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Fighting Diabetes with a Knife and Fork

Posted by Joan Salge Blake  January 23, 2012 03:29 PM

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While genetics play a role in diabetes, the amount and types of foods that you eat are major players in fighting the disease.  According to the American Diabetes Association’s (ADA) latest position statement, your diet is key in not only managing diabetes and reducing the complications associated with it, such as kidney failure, heart disease, and blindness, but more importantly, in preventing diabetes.

Individuals develop diabetes because they aren’t producing enough of the hormone insulin and/or have developed a resistance to insulin, such that their cells do not respond to the hormone when it arrives.  Obesity increases the cell’s resistance to insulin.   In fact, according to the ADA, the current epidemic of diabetes among Americans has been climbing because our weight has also been climbing.

Insulin’s job in the body is to direct glucose, the most abundant sugar in foods, into the cells to be used as immediate energy or stored in another form for later use.  With diabetes, insulin may be available in the blood but the cells’ decreased sensitivity to it interferes with its ability to work properly in the body.   The bloodstream ends up becoming flooded with glucose that can’t enter the cells for its use.   Because of this, many individuals have to take medication to help the insulin work properly and/or inject themselves with insulin to manage their blood glucose levels.

Over 25 million American adults—about 8 percent of the population—have diabetes.   Type 2 diabetes, which is the type both celebrity chef Paula Deen and American Idol judge Randy Jackson have, accounts for 90 to 95% of diabetes among adults.  Even more serious, it is estimated that 35 percent of Americans adults have prediabetes.  Those with prediabetes do not have blood glucose levels high enough to be classified as full-fledged diabetes but are on the road to developing it in the future.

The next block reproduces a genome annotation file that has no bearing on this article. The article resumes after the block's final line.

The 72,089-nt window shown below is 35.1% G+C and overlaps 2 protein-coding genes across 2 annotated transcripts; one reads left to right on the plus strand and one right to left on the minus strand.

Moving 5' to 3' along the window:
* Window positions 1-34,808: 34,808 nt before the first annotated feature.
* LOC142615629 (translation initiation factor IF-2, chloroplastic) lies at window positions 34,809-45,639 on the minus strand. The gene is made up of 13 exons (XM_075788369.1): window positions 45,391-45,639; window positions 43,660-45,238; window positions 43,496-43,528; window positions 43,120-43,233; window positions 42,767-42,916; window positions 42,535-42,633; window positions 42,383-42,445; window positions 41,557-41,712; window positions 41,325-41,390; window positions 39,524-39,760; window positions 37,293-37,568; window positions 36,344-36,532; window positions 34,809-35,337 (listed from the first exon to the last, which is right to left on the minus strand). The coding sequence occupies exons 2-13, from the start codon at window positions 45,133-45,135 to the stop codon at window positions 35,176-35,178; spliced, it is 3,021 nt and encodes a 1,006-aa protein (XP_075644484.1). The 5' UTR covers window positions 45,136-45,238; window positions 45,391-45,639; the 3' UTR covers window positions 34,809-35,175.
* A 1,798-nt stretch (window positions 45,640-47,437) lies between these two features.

According to the ADA, studies show that those with prediabetes who lose weight and increase their physical activity can either prevent diabetes by having their blood glucose levels return to normal, or at least, delay the onset of Type 2 diabetes.  The ADA also recommends meeting with a registered dietitian for dietary guidance in both managing and preventing diabetes.  Click here to find a dietitian in your area.

Since diet and lifestyle are so important, here are 5 key recommendations from the ADA to fight diabetes and prediabetes with a knife and fork:

1.    Lose Some Excess Weight.  Research suggests that even a modest weight loss (approximately 5- 7% of your body weight) can reduce the cell’s resistance to insulin so that glucose will be taken up by the cells, and thus, improve blood glucose levels.

2.    Move at Least 2½ Hours Weekly.  Physical activity has been shown to improve the cells sensitivity to insulin and lower blood glucose levels.

3.   Choose Your Carbohydrates Wisely.  A well-balanced diet that contains carbohydrate-rich foods including fruits, veggies, whole grains, legumes and low fat dairy, along with some lean protein and healthy oils, is the diet of choice in the fight against diabetes, as well as heart disease and stroke.  Cut back on the calories from the less nutritious, carbohydrate-rich sweets and treats to lose weight.

4.   Beef Up the Fiber In Your Diet.  According to research, dietary fiber, as well as whole grains, has been associated with improved insulin sensitivity, or the use of insulin by the cells.  While the current recommendation is to consume about 25 to 35 grams of fiber daily, Americans, on average, are consuming about 15 grams daily.  Choose whole grains (whole wheat bread, oatmeal, popcorn) over refined grains and beef up the whole fruits and vegetables in your diet.

5.   Watch the Alcohol.  While some studies suggest that moderate enjoyment of alcohol, one to three drinks daily, is associated with a decreased risk of diabetes, more than three drinks daily will increase the risk.

Originally published on the blog Nutrition and You!.
This blog is not written or edited by or the Boston Globe.
The author is solely responsible for the content.

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About the author

Joan Salge Blake, MS, RD, LDN, is a clinical associate professor and registered dietitian at Boston University in the Nutrition Program. Joan is the author of Nutrition &You, 2nd Edition, More »

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